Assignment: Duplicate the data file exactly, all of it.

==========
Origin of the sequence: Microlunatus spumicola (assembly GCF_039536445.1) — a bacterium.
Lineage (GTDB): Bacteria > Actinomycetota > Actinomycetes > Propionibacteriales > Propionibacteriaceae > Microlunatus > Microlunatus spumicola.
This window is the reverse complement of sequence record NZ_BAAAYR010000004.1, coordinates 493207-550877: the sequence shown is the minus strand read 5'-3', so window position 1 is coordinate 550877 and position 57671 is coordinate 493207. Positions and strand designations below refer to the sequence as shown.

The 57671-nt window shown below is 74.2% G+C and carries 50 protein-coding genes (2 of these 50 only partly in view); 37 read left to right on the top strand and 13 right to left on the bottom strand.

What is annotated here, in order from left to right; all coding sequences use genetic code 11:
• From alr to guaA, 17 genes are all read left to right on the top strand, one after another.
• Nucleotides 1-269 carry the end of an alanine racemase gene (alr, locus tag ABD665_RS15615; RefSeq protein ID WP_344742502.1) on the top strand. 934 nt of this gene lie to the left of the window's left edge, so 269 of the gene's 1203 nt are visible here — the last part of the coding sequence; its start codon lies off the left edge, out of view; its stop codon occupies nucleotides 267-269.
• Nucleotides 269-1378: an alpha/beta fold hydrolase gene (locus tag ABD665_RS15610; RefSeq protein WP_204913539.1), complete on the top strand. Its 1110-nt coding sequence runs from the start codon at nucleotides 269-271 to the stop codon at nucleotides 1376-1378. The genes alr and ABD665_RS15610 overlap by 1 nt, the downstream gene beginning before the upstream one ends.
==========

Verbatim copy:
Origin of the sequence: Microlunatus spumicola (assembly GCF_039536445.1) — a bacterium.
Lineage (GTDB): Bacteria > Actinomycetota > Actinomycetes > Propionibacteriales > Propionibacteriaceae > Microlunatus > Microlunatus spumicola.
This window is the reverse complement of sequence record NZ_BAAAYR010000004.1, coordinates 493207-550877: the sequence shown is the minus strand read 5'-3', so window position 1 is coordinate 550877 and position 57671 is coordinate 493207. Positions and strand designations below refer to the sequence as shown.

The 57671-nt window shown below is 74.2% G+C and carries 50 protein-coding genes (2 of these 50 only partly in view); 37 read left to right on the top strand and 13 right to left on the bottom strand.

What is annotated here, in order from left to right; all coding sequences use genetic code 11:
• From alr to guaA, 17 genes are all read left to right on the top strand, one after another.
• Nucleotides 1-269 carry the end of an alanine racemase gene (alr, locus tag ABD665_RS15615; RefSeq protein ID WP_344742502.1) on the top strand. 934 nt of this gene lie to the left of the window's left edge, so 269 of the gene's 1203 nt are visible here — the last part of the coding sequence; its start codon lies off the left edge, out of view; its stop codon occupies nucleotides 267-269.
• Nucleotides 269-1378: an alpha/beta fold hydrolase gene (locus tag ABD665_RS15610; RefSeq protein WP_204913539.1), complete on the top strand. Its 1110-nt coding sequence runs from the start codon at nucleotides 269-271 to the stop codon at nucleotides 1376-1378. The genes alr and ABD665_RS15610 overlap by 1 nt, the downstream gene beginning before the upstream one ends.